and “a healthy side-serving of strong moral fibre” paint this town as very honest, but perhaps naïve to the horrors of the “real” world. The reader thinks that this town is uncorrupt, only to realize that at the heart of this town is the mayoral candidate who is a conniving dictator: the epitome of power corrupted. Thus the diction is filled with multipurpose: it lays the foundation of the plot, it engages the reader, it describes the town, and it is also ironic (as you come to find out that such a town harbors such a villain), which I think exemplifies how the larger piece is successful.

The sentence I thought worked well was a short one. It is right after Hobo Lobo has taken care of the rats, and the town has had time to react to their disappearance. To describe how the citizens felt about this new development, Živadinović writes, “This was noticed” (p.4, part 2). Simply put, but very powerful, especially when you see the illustrations at the top where the kid kicks a ball at a wall (with a flyer of Mayor on it), and looks very disappointed as he picks it up and throws it back. His friend, who I assume was a rat, is not there to play with him. That’s when you realize (and I believe that’s what the author hoped you to realize) that the rat populace weren’t as evil as Mayor projected them to be: they were friends, neighbors, other integral citizens of the town. Their absence is gone and felt, but not in the way Mayor believes.  Instead of rejoicing they are lamenting. This was quite a moving and sad sentence for me to read. At this point, the tone of the story has turned less bright and more bleak. I simply hope that the townspeople might speak up against these actions and expel the mayor. But that is to be decided…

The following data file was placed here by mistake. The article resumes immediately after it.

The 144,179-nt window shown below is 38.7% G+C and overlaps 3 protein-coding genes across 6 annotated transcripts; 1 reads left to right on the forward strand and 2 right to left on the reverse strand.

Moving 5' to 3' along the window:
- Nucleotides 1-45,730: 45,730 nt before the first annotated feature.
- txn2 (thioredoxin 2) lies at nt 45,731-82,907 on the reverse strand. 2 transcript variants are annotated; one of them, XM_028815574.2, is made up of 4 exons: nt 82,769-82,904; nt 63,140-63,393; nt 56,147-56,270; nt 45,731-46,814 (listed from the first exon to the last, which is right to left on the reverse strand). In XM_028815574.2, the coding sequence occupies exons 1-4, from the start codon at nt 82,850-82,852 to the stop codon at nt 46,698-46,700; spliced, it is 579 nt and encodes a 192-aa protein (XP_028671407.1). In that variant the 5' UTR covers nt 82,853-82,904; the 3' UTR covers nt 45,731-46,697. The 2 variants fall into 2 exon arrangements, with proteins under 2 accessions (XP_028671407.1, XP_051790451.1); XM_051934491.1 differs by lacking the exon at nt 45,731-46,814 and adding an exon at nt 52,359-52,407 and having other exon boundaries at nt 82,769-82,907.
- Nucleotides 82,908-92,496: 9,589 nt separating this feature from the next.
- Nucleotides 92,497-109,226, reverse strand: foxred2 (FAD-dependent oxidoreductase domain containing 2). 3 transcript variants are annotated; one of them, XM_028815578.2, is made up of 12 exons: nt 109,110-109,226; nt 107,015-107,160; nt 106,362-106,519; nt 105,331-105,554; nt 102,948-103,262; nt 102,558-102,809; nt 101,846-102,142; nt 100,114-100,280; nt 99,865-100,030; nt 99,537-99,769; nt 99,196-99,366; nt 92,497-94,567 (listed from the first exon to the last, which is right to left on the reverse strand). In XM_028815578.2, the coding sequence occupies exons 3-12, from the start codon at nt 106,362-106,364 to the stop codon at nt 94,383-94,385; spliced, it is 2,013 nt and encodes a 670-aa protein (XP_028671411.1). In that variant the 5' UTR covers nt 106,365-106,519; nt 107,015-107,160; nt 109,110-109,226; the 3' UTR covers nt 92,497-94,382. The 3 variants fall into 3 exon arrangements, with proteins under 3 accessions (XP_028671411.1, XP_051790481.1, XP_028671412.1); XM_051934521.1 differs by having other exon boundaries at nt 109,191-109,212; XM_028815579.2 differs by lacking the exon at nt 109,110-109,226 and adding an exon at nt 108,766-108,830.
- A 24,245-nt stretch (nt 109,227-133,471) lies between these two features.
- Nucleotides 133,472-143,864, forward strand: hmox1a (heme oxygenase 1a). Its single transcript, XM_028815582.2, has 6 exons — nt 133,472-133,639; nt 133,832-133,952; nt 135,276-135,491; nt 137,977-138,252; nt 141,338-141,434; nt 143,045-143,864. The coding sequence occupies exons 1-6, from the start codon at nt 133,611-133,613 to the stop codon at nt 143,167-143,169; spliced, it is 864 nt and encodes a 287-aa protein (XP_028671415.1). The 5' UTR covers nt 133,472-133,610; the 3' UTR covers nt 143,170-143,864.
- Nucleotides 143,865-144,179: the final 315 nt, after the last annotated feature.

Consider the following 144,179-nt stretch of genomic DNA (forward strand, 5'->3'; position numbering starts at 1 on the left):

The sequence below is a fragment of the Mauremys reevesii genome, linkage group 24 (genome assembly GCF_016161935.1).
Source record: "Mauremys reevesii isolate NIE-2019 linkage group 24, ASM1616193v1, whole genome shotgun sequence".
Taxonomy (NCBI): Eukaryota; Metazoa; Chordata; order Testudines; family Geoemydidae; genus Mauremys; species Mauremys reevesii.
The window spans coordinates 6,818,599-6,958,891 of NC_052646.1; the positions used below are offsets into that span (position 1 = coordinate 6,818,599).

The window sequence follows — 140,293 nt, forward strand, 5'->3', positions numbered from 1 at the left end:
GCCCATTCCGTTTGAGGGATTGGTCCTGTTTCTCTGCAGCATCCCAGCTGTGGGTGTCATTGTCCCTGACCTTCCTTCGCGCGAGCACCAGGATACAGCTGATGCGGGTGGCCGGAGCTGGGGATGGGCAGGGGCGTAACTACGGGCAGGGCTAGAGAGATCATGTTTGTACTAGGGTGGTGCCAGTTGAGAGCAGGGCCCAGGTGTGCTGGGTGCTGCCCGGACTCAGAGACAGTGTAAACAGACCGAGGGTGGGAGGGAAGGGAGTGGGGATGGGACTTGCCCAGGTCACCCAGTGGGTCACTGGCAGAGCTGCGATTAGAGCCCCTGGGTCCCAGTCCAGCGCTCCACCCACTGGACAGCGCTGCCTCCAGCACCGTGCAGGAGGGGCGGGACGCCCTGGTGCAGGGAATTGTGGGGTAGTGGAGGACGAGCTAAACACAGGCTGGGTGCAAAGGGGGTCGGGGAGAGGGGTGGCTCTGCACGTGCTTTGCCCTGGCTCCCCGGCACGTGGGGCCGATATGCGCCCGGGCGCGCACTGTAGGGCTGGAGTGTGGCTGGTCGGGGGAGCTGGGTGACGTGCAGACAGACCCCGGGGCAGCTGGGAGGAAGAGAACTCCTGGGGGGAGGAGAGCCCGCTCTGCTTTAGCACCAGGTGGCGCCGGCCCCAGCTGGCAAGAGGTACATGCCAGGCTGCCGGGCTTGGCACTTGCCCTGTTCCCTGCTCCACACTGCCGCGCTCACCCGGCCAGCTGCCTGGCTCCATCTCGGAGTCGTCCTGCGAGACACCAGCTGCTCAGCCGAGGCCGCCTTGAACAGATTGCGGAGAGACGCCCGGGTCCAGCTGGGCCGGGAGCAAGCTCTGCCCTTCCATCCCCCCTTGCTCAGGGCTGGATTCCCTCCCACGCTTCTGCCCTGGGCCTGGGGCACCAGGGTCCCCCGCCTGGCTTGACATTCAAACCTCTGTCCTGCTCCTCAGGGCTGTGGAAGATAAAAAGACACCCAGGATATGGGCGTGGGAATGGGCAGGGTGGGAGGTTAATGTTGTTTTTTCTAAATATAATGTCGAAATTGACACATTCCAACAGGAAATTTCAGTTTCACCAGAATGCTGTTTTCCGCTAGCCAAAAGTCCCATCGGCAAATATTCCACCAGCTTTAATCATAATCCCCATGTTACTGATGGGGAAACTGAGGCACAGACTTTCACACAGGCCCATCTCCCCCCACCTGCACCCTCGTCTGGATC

From Hobo Lobo of Hamelin, I learned that you can take a story, put it on the web, and can add moving illustrations and depth and sound to it  to make reading it a more enriching experience. The whole effect is very new age, it seems.  I also believe the author, Stevan Živadinović  has added a tutorial -for personal use- on how to create such a story-telling media, so that gives readers a chance to adapt new creations with similar formatting. Basically, I’ve learned to open my eyes wider to the possibility of ways story-telling can go.



Music sets the Tone

Invention of Love

By: Andrey Shushkov / Electric Literature/ YouTube

An exploration by  Basmah A. Abdul-Haleem

Invention/hard work can’t replace the true meaning of love.

A young man has been dating a natural beautiful woman who used to living in a natural world while he used to living in a man- made world.  He makes everything from gears and bolts.  His horse he rides on to see the young woman is mechanically made. The rose he gives her is mechanically made. The young couple soon marries. They say Good-Bye to her parents and off they go in a hot-air balloon, mechanically made. They both settled in to their new house, mechanically made.  Everything about this young man, he invented except his wife: she’s a human being. She decides she’s going to put her real rose: he had given her into a real flower pot. It seems to be doing well for a short time until he noticed while she was into town: it begins to bend slightly to the right of the flower pot.  He gently picks the flower pot up. From where he is standing, the rose toppled out of the flower pot, outside of the window, and into man-made grass.

When the woman comes home from town, she notices her husband replaces the flower pot with a mechanical one, with a mechanical rose in it which doesn’t sit well with her. She rushes down the mechanical stairs to find the rose.  She manages to recaptures the rose, but the pollution is over whelming from everything being made mechanically kills her spontaneously. He sobs greatly. He soon realizes that nothing mechanical is so important than actually having a real woman whom he once loved so deeply. There wasn’t anything mechanical about her.

The imagery was so intriguing to me because the music went so well with piece. The music sets the tone for two people who are thinking about love.. The music also actually draws people in the theme whether they are romantically in love or they’re thinking about a significant other.